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ABSTRACT: Estimation of total bacterial counts and some physicochemical parameters in different sites selected along the Suez Bay was carried out. The highest bacterial density positively correlated with pollution strength and localized in the end of the Suez Bay on the one hand of Suez Gulf and is a function of pollution strength at the different examined sites. Antagonistic interactions among twenty two bacterial isolates dominating water were assayed. The marine isolate AB12 isolated from sea water of NIOF station displayed the highest antagonistic activity (42.8%). Antagonistic isolates were assigned to phylogenetically 4 different phena which were identified as Staphylococcus, Micrococcus, Enterococcus and Enterobacter species in addition to 5 single clusters which were identified as Acinetobacter sp., Micrococcus sp. and Pseudomonas sp. The promising strain was identified at the molecular level as Pseudoalteromonas piscicida.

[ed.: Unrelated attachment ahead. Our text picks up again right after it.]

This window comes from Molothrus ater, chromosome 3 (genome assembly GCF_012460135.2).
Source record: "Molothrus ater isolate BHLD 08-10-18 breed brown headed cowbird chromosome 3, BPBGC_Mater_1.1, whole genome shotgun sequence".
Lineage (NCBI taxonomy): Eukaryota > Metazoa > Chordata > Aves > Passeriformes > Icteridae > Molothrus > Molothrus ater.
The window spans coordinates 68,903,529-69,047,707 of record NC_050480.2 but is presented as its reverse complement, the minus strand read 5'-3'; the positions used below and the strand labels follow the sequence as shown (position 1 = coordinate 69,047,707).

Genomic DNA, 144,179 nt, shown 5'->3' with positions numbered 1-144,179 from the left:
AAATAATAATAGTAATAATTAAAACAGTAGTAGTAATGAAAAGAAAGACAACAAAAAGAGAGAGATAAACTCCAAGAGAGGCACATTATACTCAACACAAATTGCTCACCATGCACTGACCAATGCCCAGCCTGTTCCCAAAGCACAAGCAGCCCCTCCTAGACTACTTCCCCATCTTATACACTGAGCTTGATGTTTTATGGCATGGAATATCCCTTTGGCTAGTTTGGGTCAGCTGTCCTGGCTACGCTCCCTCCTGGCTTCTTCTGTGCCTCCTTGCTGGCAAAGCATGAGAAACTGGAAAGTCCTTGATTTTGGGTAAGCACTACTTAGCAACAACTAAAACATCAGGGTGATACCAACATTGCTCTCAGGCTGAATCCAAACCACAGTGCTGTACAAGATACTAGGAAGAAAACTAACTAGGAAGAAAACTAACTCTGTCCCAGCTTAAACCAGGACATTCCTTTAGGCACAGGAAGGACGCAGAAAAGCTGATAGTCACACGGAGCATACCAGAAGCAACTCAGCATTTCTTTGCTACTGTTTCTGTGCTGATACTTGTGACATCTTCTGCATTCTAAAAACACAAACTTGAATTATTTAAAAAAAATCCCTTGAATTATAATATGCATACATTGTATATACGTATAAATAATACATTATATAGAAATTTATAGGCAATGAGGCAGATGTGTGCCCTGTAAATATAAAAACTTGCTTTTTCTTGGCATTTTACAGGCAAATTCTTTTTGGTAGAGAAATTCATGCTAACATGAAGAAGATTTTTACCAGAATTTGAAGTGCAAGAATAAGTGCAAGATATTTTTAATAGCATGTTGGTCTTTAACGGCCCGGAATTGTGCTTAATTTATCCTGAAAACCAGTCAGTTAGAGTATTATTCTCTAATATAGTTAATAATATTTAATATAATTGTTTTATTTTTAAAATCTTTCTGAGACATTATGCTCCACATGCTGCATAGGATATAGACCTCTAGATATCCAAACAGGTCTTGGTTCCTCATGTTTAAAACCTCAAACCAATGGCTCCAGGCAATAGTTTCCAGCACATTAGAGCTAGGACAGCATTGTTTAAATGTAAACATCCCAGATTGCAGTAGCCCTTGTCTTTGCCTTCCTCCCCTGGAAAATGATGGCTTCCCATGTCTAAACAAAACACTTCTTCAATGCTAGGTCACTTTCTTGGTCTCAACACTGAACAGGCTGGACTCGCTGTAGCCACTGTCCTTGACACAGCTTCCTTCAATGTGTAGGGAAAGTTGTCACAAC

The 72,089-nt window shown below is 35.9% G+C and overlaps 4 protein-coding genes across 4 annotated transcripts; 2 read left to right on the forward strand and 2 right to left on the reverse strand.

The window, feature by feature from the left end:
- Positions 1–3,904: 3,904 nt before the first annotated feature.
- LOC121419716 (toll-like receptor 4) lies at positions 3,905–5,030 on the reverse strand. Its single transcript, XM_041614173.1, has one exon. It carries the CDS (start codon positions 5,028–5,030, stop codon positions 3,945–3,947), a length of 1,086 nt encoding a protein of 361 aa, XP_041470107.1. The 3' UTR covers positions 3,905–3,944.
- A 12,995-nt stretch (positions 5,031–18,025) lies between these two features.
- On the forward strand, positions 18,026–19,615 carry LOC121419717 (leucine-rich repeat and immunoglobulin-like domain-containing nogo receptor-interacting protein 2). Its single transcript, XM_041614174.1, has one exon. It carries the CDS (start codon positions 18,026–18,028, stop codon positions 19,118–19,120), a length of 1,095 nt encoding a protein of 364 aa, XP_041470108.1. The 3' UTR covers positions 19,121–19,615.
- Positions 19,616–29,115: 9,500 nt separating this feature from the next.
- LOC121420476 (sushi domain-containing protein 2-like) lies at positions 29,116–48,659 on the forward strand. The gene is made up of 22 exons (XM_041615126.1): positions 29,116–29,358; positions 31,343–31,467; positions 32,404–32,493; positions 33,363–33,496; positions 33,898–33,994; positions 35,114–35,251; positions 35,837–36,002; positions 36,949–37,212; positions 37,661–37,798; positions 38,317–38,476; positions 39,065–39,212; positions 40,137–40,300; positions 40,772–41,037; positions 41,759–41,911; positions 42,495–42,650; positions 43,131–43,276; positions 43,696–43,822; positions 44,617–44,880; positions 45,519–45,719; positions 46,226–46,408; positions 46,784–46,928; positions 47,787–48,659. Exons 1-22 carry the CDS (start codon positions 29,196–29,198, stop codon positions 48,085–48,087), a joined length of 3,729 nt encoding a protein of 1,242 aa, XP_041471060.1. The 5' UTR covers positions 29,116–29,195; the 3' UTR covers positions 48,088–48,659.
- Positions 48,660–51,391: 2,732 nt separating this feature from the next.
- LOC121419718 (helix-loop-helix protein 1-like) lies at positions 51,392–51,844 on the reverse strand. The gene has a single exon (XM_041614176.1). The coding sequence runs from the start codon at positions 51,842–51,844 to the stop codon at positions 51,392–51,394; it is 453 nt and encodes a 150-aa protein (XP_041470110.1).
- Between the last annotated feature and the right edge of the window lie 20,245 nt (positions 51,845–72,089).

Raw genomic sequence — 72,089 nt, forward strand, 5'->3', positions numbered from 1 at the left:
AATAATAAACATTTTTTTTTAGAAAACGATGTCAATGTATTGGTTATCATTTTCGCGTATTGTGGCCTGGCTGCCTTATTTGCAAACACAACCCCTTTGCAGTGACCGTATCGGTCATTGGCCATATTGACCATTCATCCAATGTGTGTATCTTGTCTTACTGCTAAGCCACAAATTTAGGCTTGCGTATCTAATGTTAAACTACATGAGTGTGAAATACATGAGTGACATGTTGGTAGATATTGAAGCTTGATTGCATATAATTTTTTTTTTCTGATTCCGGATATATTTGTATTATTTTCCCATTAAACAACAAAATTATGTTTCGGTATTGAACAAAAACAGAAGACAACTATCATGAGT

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ABSTRACT: An experimental study was carried out to observe the microbial response to two different plankton-derived organic matter inputs in a coastal sedimentary community of Ubatuba, São Paulo, SE Brazil. The organic enrichment experiment was conducted in order to test experimentally the stimulus of the sediment prokaryotic community after the input of labile material simulating an algal bloom reaching the sea floor. A total of 57 corers (two treatments: the diatom Phaeodactylum tricornutun and the phytoflagelate Tetraselmis sp. and a control) were maintained for a total of 30 days in constant temperature, circulation and oxygenation. After the addition of algae an increase in oxygen consumption was observed, accompanied by an increase of prokaryotic total and live density, showing an immediate response from the community to the input of labile material in the sediment. Analyses of molecular fingerprints of bacterial communities by denaturing gel gradient electrophoresis (DGGE) showed differences in bacterial community composition between both treatments and control just after algae addition. This was well evidenced after bacteria genomic libraries analyses that showed differences in diversity and dominance between treatments. In general, Gammaproteobacteria was the most diverse and abundant group in the sediment samples. However, the addition of phytoflagellates led to a shift in dominance in favor of Alphaproteobacteria while diatom input led to a greater bacterial diversity.Journal of Experimental Marine Biology and Ecology 09/2014; 461:257-266. DOI:10.1016/j.jembe.2014.08.017 · 2.48 Impact Factor